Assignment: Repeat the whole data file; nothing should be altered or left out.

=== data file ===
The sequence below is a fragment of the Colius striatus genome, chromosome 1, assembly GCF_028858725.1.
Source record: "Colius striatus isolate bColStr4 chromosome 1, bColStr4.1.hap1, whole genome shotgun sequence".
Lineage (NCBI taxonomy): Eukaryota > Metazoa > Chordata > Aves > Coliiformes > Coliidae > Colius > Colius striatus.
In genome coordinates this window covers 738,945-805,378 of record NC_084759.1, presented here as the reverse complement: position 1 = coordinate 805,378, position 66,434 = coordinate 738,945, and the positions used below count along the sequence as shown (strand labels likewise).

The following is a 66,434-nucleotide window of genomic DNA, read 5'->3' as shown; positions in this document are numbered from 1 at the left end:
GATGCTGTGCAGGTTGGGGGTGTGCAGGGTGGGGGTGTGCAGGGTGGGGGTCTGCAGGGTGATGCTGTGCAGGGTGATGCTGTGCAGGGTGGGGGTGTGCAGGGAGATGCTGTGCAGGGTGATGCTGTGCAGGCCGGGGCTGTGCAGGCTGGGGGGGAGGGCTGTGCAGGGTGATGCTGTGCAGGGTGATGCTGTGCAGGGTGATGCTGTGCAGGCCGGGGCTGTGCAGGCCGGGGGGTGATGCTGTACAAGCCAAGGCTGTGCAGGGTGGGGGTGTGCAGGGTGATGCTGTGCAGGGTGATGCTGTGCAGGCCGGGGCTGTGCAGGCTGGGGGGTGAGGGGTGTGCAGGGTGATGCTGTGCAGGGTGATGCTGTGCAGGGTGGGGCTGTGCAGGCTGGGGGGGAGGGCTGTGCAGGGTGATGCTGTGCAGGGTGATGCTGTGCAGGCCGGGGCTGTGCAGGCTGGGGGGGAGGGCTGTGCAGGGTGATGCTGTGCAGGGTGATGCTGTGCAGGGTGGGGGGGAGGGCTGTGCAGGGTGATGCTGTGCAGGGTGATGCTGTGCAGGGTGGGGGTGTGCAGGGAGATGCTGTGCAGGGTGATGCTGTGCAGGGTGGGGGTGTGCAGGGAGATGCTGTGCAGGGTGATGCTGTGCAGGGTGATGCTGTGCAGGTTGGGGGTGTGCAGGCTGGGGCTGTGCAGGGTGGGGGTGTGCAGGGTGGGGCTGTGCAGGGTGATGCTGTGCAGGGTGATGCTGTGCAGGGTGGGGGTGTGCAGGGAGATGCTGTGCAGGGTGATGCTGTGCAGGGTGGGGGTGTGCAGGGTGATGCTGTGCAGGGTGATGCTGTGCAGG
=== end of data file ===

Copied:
The sequence below is a fragment of the Colius striatus genome, chromosome 1, assembly GCF_028858725.1.
Source record: "Colius striatus isolate bColStr4 chromosome 1, bColStr4.1.hap1, whole genome shotgun sequence".
Lineage (NCBI taxonomy): Eukaryota > Metazoa > Chordata > Aves > Coliiformes > Coliidae > Colius > Colius striatus.
In genome coordinates this window covers 738,945-805,378 of record NC_084759.1, presented here as the reverse complement: position 1 = coordinate 805,378, position 66,434 = coordinate 738,945, and the positions used below count along the sequence as shown (strand labels likewise).

The following is a 66,434-nucleotide window of genomic DNA, read 5'->3' as shown; positions in this document are numbered from 1 at the left end:
GATGCTGTGCAGGTTGGGGGTGTGCAGGGTGGGGGTGTGCAGGGTGGGGGTCTGCAGGGTGATGCTGTGCAGGGTGATGCTGTGCAGGGTGGGGGTGTGCAGGGAGATGCTGTGCAGGGTGATGCTGTGCAGGCCGGGGCTGTGCAGGCTGGGGGGGAGGGCTGTGCAGGGTGATGCTGTGCAGGGTGATGCTGTGCAGGGTGATGCTGTGCAGGCCGGGGCTGTGCAGGCCGGGGGGTGATGCTGTACAAGCCAAGGCTGTGCAGGGTGGGGGTGTGCAGGGTGATGCTGTGCAGGGTGATGCTGTGCAGGCCGGGGCTGTGCAGGCTGGGGGGTGAGGGGTGTGCAGGGTGATGCTGTGCAGGGTGATGCTGTGCAGGGTGGGGCTGTGCAGGCTGGGGGGGAGGGCTGTGCAGGGTGATGCTGTGCAGGGTGATGCTGTGCAGGCCGGGGCTGTGCAGGCTGGGGGGGAGGGCTGTGCAGGGTGATGCTGTGCAGGGTGATGCTGTGCAGGGTGGGGGGGAGGGCTGTGCAGGGTGATGCTGTGCAGGGTGATGCTGTGCAGGGTGGGGGTGTGCAGGGAGATGCTGTGCAGGGTGATGCTGTGCAGGGTGGGGGTGTGCAGGGAGATGCTGTGCAGGGTGATGCTGTGCAGGGTGATGCTGTGCAGGTTGGGGGTGTGCAGGCTGGGGCTGTGCAGGGTGGGGGTGTGCAGGGTGGGGCTGTGCAGGGTGATGCTGTGCAGGGTGATGCTGTGCAGGGTGGGGGTGTGCAGGGAGATGCTGTGCAGGGTGATGCTGTGCAGGGTGGGGGTGTGCAGGGTGATGCTGTGCAGGGTGATGCTGTGCAGG